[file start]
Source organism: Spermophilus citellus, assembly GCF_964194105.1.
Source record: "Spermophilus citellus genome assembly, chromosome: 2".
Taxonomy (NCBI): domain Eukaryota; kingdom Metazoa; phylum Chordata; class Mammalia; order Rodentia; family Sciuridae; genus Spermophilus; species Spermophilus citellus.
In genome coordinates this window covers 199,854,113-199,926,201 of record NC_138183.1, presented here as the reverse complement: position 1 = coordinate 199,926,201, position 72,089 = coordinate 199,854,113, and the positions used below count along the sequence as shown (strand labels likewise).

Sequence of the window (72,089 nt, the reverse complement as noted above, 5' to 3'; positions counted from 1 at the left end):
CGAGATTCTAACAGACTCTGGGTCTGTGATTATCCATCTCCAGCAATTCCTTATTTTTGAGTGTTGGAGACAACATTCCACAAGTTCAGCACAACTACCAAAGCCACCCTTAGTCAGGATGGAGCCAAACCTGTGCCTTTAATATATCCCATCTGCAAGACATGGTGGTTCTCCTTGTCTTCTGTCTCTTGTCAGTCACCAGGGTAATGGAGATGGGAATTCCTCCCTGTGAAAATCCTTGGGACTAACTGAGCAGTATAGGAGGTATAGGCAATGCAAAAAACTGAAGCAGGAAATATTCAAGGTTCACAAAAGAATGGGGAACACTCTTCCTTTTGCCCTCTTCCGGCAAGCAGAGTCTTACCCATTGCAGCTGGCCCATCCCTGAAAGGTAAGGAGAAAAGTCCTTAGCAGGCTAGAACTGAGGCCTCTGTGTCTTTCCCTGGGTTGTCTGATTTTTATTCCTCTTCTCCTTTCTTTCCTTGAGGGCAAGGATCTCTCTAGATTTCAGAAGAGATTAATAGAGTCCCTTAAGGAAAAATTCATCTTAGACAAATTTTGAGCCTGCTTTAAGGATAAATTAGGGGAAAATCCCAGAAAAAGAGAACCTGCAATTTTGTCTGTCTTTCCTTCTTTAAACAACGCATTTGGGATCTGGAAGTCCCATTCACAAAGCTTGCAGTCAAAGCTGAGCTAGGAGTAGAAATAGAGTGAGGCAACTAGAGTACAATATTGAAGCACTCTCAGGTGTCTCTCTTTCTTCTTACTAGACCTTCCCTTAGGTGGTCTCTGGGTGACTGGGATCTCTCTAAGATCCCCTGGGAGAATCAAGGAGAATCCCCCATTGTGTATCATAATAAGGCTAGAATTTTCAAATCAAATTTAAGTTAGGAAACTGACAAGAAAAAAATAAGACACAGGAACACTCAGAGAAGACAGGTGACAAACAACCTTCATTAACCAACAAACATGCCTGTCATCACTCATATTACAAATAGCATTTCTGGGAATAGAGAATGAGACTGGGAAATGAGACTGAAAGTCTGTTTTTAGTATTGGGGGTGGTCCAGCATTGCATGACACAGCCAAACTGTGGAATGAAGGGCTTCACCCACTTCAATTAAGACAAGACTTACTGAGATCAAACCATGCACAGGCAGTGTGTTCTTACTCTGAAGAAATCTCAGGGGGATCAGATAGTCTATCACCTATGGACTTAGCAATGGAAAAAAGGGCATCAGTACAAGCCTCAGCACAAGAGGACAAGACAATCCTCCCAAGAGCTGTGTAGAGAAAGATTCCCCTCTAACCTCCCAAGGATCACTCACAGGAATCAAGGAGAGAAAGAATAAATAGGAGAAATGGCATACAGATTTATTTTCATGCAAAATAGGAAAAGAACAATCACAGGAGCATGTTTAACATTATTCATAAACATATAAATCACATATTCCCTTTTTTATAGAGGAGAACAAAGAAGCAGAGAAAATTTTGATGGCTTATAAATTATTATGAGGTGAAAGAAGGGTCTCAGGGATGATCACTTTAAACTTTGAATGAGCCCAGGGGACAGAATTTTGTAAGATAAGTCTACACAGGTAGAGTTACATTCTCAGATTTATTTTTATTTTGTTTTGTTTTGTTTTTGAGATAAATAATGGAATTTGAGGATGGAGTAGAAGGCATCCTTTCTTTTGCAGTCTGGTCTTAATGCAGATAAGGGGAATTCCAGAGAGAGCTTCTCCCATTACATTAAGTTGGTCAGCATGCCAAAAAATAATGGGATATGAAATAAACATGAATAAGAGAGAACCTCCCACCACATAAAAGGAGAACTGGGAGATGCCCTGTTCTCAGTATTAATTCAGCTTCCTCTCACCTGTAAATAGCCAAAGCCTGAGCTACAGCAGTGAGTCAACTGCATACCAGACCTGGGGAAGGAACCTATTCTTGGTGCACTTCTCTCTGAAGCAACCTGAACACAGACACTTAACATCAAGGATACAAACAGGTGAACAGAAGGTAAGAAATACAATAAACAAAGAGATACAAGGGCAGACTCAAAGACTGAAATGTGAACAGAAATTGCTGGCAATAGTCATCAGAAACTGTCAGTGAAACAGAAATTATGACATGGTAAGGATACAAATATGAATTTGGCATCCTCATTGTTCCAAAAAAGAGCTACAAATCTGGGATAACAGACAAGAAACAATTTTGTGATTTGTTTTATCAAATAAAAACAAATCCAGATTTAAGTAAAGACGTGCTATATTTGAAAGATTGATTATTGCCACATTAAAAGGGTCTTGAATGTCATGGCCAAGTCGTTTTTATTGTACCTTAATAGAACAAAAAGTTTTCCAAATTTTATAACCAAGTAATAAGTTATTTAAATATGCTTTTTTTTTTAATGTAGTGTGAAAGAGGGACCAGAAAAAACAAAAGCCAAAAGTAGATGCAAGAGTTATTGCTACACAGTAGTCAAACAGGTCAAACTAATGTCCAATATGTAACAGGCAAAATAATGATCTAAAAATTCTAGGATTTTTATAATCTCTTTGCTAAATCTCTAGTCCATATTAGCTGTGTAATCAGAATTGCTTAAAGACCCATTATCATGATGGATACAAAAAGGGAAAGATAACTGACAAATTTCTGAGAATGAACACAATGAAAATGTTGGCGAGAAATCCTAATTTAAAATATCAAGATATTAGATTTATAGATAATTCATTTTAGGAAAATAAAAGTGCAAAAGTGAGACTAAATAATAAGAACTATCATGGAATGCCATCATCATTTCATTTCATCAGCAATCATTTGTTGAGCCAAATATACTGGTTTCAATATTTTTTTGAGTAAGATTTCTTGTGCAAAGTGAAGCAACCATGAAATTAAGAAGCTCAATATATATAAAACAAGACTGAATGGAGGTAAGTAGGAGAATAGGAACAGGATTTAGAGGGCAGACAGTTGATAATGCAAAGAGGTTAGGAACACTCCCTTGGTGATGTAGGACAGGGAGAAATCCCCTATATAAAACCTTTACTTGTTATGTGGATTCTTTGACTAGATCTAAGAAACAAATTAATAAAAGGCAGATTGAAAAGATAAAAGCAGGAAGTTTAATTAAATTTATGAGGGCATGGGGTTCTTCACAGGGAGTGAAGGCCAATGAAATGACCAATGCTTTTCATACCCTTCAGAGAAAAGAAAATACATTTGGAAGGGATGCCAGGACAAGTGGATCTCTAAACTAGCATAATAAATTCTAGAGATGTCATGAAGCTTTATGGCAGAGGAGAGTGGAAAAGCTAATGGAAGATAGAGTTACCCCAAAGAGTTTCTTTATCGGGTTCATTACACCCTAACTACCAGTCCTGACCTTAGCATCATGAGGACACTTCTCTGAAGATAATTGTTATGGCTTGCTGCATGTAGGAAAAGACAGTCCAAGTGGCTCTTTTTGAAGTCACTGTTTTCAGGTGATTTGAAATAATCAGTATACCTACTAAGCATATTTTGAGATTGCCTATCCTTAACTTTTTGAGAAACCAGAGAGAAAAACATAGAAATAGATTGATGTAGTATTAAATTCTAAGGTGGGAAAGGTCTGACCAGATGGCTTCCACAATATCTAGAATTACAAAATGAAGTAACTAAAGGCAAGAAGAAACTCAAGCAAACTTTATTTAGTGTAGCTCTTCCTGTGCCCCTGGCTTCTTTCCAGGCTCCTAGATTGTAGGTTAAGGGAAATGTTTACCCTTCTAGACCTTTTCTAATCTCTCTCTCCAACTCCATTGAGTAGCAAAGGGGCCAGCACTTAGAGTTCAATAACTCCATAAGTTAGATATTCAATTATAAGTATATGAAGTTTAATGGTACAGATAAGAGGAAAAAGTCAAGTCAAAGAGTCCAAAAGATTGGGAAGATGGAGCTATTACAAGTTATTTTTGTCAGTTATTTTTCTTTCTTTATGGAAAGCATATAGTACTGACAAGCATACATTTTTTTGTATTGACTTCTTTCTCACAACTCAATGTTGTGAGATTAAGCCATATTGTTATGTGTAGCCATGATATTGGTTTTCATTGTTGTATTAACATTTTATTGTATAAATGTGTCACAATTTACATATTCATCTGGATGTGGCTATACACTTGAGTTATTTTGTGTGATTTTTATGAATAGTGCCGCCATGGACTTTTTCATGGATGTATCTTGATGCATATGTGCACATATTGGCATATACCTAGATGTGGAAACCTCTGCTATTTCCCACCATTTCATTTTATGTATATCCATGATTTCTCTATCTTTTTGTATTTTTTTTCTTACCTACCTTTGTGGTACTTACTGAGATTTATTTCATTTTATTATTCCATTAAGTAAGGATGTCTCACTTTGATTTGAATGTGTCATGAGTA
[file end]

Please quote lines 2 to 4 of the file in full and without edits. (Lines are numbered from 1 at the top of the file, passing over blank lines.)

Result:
Source record: "Spermophilus citellus genome assembly, chromosome: 2".
Taxonomy (NCBI): domain Eukaryota; kingdom Metazoa; phylum Chordata; class Mammalia; order Rodentia; family Sciuridae; genus Spermophilus; species Spermophilus citellus.
In genome coordinates this window covers 199,854,113-199,926,201 of record NC_138183.1, presented here as the reverse complement: position 1 = coordinate 199,926,201, position 72,089 = coordinate 199,854,113, and the positions used below count along the sequence as shown (strand labels likewise).